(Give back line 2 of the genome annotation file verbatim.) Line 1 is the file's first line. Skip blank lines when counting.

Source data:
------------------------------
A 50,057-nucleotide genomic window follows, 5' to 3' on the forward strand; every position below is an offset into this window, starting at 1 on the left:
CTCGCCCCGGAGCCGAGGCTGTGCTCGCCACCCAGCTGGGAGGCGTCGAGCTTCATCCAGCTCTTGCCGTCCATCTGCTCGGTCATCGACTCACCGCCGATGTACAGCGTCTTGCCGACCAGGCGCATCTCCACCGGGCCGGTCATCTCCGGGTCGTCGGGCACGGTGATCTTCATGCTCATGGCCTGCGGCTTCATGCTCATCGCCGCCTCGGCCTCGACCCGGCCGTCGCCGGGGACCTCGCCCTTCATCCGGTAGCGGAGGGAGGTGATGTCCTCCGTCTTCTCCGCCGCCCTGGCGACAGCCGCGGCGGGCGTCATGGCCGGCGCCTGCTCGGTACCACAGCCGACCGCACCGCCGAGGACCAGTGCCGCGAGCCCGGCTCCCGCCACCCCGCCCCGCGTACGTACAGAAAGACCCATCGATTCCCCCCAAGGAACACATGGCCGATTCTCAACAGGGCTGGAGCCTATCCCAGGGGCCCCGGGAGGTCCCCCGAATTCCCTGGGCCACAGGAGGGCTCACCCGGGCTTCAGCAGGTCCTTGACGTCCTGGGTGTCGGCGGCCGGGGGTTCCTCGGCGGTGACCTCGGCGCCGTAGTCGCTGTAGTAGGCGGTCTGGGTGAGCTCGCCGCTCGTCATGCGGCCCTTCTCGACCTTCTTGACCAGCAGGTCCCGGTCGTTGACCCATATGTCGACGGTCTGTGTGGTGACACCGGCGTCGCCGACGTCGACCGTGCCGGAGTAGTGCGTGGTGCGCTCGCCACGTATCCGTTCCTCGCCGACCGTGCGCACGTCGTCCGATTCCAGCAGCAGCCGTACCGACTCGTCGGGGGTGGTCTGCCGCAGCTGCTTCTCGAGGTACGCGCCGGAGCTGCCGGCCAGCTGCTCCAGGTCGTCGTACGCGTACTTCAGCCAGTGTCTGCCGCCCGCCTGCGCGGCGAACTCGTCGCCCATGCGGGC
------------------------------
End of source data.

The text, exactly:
CTCGCCCCGGAGCCGAGGCTGTGCTCGCCACCCAGCTGGGAGGCGTCGAGCTTCATCCAGCTCTTGCCGTCCATCTGCTCGGTCATCGACTCACCGCCGATGTACAGCGTCTTGCCGACCAGGCGCATCTCCACCGGGCCGGTCATCTCCGGGTCGTCGGGCACGGTGATCTTCATGCTCATGGCCTGCGGCTTCATGCTCATCGCCGCCTCGGCCTCGACCCGGCCGTCGCCGGGGACCTCGCCCTTCATCCGGTAGCGGAGGGAGGTGATGTCCTCCGTCTTCTCCGCCGCCCTGGCGACAGCCGCGGCGGGCGTCATGGCCGGCGCCTGCTCGGTACCACAGCCGACCGCACCGCCGAGGACCAGTGCCGCGAGCCCGGCTCCCGCCACCCCGCCCCGCGTACGTACAGAAAGACCCATCGATTCCCCCCAAGGAACACATGGCCGATTCTCAACAGGGCTGGAGCCTATCCCAGGGGCCCCGGGAGGTCCCCCGAATTCCCTGGGCCACAGGAGGGCTCACCCGGGCTTCAGCAGGTCCTTGACGTCCTGGGTGTCGGCGGCCGGGGGTTCCTCGGCGGTGACCTCGGCGCCGTAGTCGCTGTAGTAGGCGGTCTGGGTGAGCTCGCCGCTCGTCATGCGGCCCTTCTCGACCTTCTTGACCAGCAGGTCCCGGTCGTTGACCCATATGTCGACGGTCTGTGTGGTGACACCGGCGTCGCCGACGTCGACCGTGCCGGAGTAGTGCGTGGTGCGCTCGCCACGTATCCGTTCCTCGCCGACCGTGCGCACGTCGTCCGATTCCAGCAGCAGCCGTACCGACTCGTCGGGGGTGGTCTGCCGCAGCTGCTTCTCGAGGTACGCGCCGGAGCTGCCGGCCAGCTGCTCCAGGTCGTCGTACGCGTACTTCAGCCAGTGTCTGCCGCCCGCCTGCGCGGCGAACTCGTCGCCCATGCGGGC